Bridget Jones’s Diary meets Americanah in this disarmingly honest, boldly political, and truly inclusive novel that will speak to anyone who has gone looking for love and found something very different in its place.
Queenie Jenkins is a 25-year-old Jamaican British woman living in London, straddling two cultures and slotting neatly into neither. She works at a national newspaper, where she’s constantly forced to compare herself to her white middle class peers. After a messy break up from her long-term white boyfriend, Queenie seeks comfort in all the wrong places…including several hazardous men who do a good job of occupying brain space and a bad job of affirming self-worth.
As Queenie careens from one questionable decision to another, she finds herself wondering, “What are you doing? Why are you doing it? Who do you want to be?”—all of the questions today’s woman must face in a world trying to answer them for her.
With “fresh and honest” (Jojo Moyes) prose, Queenie is a remarkably relatable exploration of what it means to be a modern woman searching for meaning in today’s world.
This book didn’t feel like a Bridget Jones-ish book at all. Queenie Jenkins was one hot mess of a twenty five year old daughter of a Jamaican mother and a British father. It took me almost a week to get through this book as well as a couple of bottles of moscato too.
From the beginning of the book, Queenie starts off in crisis. Queenie’s longtime boyfriend asked her for some space as he wasn’t sure about their relationship which caused Queenie to feel lost. She expressed that she didn’t know who she was without him. Right on the heels of the breakup, Queenie learned that she recently suffered a miscarriage and she just felt apart. In her loneliness and despair, Queenie began making desperate decisions like hook ups with random strangers from dating apps. Queenie has a group of girlfriends “The Corgies” that she shares whats going on with her. The girls party together, have lunch together and have a group chat with amusing banter. Each girlfriend tried in their own way to get Queenie to face her demons.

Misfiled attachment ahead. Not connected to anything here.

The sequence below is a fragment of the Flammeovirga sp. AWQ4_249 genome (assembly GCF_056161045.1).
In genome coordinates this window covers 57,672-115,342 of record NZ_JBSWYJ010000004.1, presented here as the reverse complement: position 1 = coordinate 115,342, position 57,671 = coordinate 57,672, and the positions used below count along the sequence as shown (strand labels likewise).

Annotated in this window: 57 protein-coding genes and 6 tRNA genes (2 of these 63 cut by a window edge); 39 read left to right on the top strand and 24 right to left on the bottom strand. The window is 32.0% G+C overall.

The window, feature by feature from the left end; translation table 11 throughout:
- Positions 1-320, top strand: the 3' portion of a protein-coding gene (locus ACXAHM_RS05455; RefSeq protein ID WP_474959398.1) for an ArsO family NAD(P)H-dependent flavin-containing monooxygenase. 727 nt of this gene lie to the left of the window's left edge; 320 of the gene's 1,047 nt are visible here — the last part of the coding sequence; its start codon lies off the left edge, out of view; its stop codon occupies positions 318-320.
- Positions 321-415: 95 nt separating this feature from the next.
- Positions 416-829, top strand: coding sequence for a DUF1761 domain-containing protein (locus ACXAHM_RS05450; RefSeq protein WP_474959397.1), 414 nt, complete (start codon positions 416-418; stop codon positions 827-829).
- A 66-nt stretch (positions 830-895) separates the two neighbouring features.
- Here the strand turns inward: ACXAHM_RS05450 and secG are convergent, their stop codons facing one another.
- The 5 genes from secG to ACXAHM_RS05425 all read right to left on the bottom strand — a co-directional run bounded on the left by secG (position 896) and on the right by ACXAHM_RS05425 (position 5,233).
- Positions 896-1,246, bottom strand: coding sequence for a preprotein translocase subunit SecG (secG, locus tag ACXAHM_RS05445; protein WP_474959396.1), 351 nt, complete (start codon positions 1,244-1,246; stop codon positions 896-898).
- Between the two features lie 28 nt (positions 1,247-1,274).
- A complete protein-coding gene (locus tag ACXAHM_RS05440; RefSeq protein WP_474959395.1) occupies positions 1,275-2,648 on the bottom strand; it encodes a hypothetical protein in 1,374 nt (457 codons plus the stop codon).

I have to be honest. This book was difficult for me to enjoy. It dealt with racism, identity crisis, depression, anxiety, dubious consent, sexual promiscuity and the black culture’s dismissal of mental health professionals. Most of this book was just disheartening as Queenie just walked around in a fog of self destructive behavior. I felt bad for her grandmother who was at a lost as to how to help Queenie. She had serious mental health issues and I spent most of the book expecting some really terrible to happen to Queenie.
One of the biggest issues with Queenie, admiration for white men coupled with her disdain for black man and wasn’t really explored. It’s part of her self-loathing behavior and why she let those men treat her so deplorably. But at the same time she is so outraged by the treatment of the black people in who were racially profiled and killed. There were good things about this novel, the cover, the friendships, family relationships and eventual steps to get to the root of her issues. I disliked a lot of things as well. I would recommend it as it was a realistic view of a person in crisis and that there is light at the end of the tunnel when dealing with mental health issues.
Advanced Reading Copy was received from Netgalley